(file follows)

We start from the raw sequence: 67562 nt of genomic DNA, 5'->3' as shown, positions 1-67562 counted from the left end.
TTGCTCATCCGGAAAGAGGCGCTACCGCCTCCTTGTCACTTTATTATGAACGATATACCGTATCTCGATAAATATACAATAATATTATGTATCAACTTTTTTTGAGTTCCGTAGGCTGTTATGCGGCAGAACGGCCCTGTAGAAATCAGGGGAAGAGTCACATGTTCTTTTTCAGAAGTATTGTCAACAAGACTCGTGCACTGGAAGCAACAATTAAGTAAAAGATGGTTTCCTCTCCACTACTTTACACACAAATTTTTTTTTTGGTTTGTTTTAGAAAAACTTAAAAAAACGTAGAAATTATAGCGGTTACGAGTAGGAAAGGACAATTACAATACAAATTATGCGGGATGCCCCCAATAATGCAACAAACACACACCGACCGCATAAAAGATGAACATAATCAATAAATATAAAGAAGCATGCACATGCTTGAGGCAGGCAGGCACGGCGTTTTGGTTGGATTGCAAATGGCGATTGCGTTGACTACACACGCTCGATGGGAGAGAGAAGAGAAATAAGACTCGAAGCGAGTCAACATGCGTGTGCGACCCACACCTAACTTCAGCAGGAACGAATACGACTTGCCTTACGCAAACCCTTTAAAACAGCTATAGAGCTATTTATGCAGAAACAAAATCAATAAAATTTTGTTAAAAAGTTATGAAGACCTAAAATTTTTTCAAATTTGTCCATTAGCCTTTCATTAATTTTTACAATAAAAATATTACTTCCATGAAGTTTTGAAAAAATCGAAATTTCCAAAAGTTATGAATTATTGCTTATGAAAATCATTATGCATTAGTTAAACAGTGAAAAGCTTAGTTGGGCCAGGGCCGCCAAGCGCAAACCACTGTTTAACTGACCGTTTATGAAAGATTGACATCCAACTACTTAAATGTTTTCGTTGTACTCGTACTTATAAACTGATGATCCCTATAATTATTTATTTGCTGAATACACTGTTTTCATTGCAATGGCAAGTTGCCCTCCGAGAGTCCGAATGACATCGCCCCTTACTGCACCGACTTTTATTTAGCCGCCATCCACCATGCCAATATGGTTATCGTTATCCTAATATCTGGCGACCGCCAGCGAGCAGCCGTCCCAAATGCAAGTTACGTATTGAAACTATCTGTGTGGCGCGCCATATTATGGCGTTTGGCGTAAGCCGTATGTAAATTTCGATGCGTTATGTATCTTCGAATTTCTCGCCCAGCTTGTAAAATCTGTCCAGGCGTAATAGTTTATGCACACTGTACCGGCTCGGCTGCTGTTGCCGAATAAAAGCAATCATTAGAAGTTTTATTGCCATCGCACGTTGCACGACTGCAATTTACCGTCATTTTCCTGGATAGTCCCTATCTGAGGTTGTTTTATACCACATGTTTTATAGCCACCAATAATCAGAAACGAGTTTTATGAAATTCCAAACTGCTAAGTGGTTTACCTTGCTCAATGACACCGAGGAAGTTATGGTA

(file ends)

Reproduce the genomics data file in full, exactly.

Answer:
We start from the raw sequence: 67562 nt of genomic DNA, 5'->3' as shown, positions 1-67562 counted from the left end.
TTGCTCATCCGGAAAGAGGCGCTACCGCCTCCTTGTCACTTTATTATGAACGATATACCGTATCTCGATAAATATACAATAATATTATGTATCAACTTTTTTTGAGTTCCGTAGGCTGTTATGCGGCAGAACGGCCCTGTAGAAATCAGGGGAAGAGTCACATGTTCTTTTTCAGAAGTATTGTCAACAAGACTCGTGCACTGGAAGCAACAATTAAGTAAAAGATGGTTTCCTCTCCACTACTTTACACACAAATTTTTTTTTTGGTTTGTTTTAGAAAAACTTAAAAAAACGTAGAAATTATAGCGGTTACGAGTAGGAAAGGACAATTACAATACAAATTATGCGGGATGCCCCCAATAATGCAACAAACACACACCGACCGCATAAAAGATGAACATAATCAATAAATATAAAGAAGCATGCACATGCTTGAGGCAGGCAGGCACGGCGTTTTGGTTGGATTGCAAATGGCGATTGCGTTGACTACACACGCTCGATGGGAGAGAGAAGAGAAATAAGACTCGAAGCGAGTCAACATGCGTGTGCGACCCACACCTAACTTCAGCAGGAACGAATACGACTTGCCTTACGCAAACCCTTTAAAACAGCTATAGAGCTATTTATGCAGAAACAAAATCAATAAAATTTTGTTAAAAAGTTATGAAGACCTAAAATTTTTTCAAATTTGTCCATTAGCCTTTCATTAATTTTTACAATAAAAATATTACTTCCATGAAGTTTTGAAAAAATCGAAATTTCCAAAAGTTATGAATTATTGCTTATGAAAATCATTATGCATTAGTTAAACAGTGAAAAGCTTAGTTGGGCCAGGGCCGCCAAGCGCAAACCACTGTTTAACTGACCGTTTATGAAAGATTGACATCCAACTACTTAAATGTTTTCGTTGTACTCGTACTTATAAACTGATGATCCCTATAATTATTTATTTGCTGAATACACTGTTTTCATTGCAATGGCAAGTTGCCCTCCGAGAGTCCGAATGACATCGCCCCTTACTGCACCGACTTTTATTTAGCCGCCATCCACCATGCCAATATGGTTATCGTTATCCTAATATCTGGCGACCGCCAGCGAGCAGCCGTCCCAAATGCAAGTTACGTATTGAAACTATCTGTGTGGCGCGCCATATTATGGCGTTTGGCGTAAGCCGTATGTAAATTTCGATGCGTTATGTATCTTCGAATTTCTCGCCCAGCTTGTAAAATCTGTCCAGGCGTAATAGTTTATGCACACTGTACCGGCTCGGCTGCTGTTGCCGAATAAAAGCAATCATTAGAAGTTTTATTGCCATCGCACGTTGCACGACTGCAATTTACCGTCATTTTCCTGGATAGTCCCTATCTGAGGTTGTTTTATACCACATGTTTTATAGCCACCAATAATCAGAAACGAGTTTTATGAAATTCCAAACTGCTAAGTGGTTTACCTTGCTCAATGACACCGAGGAAGTTATGGTA